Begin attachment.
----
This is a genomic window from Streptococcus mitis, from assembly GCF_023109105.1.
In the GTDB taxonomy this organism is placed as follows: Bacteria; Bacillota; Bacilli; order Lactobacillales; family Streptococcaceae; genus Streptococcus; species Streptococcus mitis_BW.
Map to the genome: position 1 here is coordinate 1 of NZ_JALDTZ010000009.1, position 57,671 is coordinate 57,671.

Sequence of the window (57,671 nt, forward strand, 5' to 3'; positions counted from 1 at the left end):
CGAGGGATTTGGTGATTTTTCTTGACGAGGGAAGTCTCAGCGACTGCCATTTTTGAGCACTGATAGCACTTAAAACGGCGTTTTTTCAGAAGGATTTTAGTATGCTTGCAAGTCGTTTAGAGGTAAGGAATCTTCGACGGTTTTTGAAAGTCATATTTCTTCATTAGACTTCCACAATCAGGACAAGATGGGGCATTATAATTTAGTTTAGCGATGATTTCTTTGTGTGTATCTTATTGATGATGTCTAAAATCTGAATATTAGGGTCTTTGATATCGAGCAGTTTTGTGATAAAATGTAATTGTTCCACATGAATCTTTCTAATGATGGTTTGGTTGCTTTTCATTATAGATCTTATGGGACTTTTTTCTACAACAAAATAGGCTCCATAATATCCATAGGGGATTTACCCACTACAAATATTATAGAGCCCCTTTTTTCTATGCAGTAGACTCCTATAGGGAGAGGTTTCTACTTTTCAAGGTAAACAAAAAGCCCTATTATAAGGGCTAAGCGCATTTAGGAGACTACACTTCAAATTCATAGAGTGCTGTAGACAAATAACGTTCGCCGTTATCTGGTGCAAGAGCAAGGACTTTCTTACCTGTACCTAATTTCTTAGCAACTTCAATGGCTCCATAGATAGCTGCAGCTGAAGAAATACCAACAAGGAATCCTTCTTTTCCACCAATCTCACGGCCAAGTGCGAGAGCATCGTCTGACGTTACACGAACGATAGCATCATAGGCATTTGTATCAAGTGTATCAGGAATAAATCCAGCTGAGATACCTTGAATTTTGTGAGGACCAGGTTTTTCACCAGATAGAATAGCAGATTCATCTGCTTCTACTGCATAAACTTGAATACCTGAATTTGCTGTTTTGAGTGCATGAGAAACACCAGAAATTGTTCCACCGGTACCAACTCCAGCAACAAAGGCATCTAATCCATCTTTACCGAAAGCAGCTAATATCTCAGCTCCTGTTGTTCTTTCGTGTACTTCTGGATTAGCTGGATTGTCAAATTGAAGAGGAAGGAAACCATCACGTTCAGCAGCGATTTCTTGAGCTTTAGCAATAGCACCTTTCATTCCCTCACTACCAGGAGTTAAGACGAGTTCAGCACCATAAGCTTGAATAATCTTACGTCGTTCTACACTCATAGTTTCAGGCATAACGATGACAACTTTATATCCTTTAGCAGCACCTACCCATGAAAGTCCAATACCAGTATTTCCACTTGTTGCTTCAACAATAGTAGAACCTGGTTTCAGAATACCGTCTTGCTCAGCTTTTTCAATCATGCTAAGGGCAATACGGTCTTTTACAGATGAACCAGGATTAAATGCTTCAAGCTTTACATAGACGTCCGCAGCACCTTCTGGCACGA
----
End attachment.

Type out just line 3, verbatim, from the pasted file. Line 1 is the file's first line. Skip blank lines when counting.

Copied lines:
Map to the genome: position 1 here is coordinate 1 of NZ_JALDTZ010000009.1, position 57,671 is coordinate 57,671.